Theories Of Basic Memory Processes
It is important to note that Ebbinghaus was working within the philosophical/psychological framework of associationism. With roots stretching back to Aristotle, associationism asserts that higher order mental processes, such as creativity or language, are produced by the combination of simpler mental processes, such as the mental association of objects, ideas, or experiences due to their similarity. Memory is said to be made up of associations between elements based on their similarity, contrast, or occurrence together in time or space. This implies a rather passive or inactive mind and memory, where the individual and their memory receives impressions and basically categorizes them according to their straightforward, objective characteristics. Remembering is simply reproducing these impressions and associations. Within this framework, when asked to remember and describe a rose, a person might "search" their memory for a specific representation of a rose or a specific experience with a rose, and use this to describe one.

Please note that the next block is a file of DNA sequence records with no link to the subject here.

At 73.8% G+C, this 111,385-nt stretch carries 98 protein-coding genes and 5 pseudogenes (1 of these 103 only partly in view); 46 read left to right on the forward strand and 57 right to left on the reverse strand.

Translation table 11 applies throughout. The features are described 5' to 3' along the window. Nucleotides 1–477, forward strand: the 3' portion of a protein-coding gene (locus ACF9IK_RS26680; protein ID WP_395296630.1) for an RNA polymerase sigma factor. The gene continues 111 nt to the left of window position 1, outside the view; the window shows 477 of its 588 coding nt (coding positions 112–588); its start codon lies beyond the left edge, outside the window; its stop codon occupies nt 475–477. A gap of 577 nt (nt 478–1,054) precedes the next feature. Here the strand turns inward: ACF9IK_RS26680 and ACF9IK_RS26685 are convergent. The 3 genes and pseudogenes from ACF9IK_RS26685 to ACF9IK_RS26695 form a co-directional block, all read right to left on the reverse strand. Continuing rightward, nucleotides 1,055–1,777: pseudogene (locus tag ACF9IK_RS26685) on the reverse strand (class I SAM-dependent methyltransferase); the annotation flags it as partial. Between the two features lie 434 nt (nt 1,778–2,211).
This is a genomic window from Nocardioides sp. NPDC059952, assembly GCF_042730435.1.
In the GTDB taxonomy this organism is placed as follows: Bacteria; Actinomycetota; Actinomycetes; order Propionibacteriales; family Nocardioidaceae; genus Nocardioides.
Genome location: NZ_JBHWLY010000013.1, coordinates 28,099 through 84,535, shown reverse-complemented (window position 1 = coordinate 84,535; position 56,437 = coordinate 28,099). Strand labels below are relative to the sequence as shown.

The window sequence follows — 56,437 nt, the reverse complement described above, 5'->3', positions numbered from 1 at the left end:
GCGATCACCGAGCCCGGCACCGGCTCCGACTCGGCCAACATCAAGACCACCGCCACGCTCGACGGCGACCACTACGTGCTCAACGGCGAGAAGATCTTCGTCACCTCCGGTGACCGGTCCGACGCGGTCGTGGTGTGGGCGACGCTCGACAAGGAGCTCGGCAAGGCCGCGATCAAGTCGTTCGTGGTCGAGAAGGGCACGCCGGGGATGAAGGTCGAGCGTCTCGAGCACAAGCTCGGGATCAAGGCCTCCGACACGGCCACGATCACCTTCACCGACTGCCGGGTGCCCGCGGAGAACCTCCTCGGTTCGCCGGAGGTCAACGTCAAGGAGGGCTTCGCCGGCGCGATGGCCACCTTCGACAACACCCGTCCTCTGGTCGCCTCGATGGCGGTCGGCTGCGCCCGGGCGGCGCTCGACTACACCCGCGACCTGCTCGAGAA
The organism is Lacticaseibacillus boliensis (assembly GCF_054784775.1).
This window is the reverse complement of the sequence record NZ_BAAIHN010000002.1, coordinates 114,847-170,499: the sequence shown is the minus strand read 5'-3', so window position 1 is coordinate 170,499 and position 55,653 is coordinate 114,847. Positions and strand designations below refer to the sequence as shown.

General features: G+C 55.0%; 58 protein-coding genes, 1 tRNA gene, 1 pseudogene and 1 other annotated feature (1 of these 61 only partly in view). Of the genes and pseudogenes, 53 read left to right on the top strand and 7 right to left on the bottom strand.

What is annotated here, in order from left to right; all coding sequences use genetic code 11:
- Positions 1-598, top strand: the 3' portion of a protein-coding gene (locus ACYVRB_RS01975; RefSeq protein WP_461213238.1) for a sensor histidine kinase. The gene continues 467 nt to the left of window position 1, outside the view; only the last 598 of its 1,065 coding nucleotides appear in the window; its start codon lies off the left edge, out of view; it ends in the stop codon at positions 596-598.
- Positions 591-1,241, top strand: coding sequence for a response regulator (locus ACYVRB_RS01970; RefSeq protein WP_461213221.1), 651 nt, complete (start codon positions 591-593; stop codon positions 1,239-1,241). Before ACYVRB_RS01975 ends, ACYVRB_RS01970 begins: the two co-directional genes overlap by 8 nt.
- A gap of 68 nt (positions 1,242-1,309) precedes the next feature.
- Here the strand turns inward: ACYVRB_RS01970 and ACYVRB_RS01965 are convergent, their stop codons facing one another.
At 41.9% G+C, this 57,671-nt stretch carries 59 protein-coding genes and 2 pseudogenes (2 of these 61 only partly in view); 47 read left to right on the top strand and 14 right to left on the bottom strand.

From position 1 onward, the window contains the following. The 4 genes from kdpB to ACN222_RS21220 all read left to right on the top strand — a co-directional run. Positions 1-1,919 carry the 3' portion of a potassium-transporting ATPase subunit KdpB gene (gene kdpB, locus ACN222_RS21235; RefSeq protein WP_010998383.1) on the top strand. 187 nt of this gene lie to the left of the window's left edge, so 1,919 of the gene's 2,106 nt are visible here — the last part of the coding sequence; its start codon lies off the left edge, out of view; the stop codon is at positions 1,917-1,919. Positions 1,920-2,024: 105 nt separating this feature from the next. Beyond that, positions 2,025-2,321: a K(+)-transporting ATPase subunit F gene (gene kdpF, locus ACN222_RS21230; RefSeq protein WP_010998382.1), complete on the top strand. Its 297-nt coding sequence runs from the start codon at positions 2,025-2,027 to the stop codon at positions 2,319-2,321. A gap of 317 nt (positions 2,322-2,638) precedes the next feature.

This is in contrast to reconstructive theories of memory as proposed for example by William James in 1890, and by Sir Frederic Charles Bartlett in 1932. Within these theories, memory is seen as an active reconstruction and organization of past experiences that influences how new information is interpreted and organized, as well as how and what information is remembered. In contrast to associative theories, reconstructive theories of memory hold that abstract principles about new experiences and information are what is stored, not exact reproductions of the experiences themselves. During recall, specific memories are often reconstructed according to these general principles, they are not always reproductions of experience. Thus memory processes take an active role in what and how information is remembered. Within this framework, a person asked to remember and describe a rose might first access their general knowledge of plants, then flowers, then their knowledge of roses in general, and using this information, build or construct a description of a rose. In recent years, reconstructive theories of memory have gained favor as many psychologists believe that most mental processes, such as language and perception, are too complex to be explained by the combination of simple associative connections and reproductive memory.
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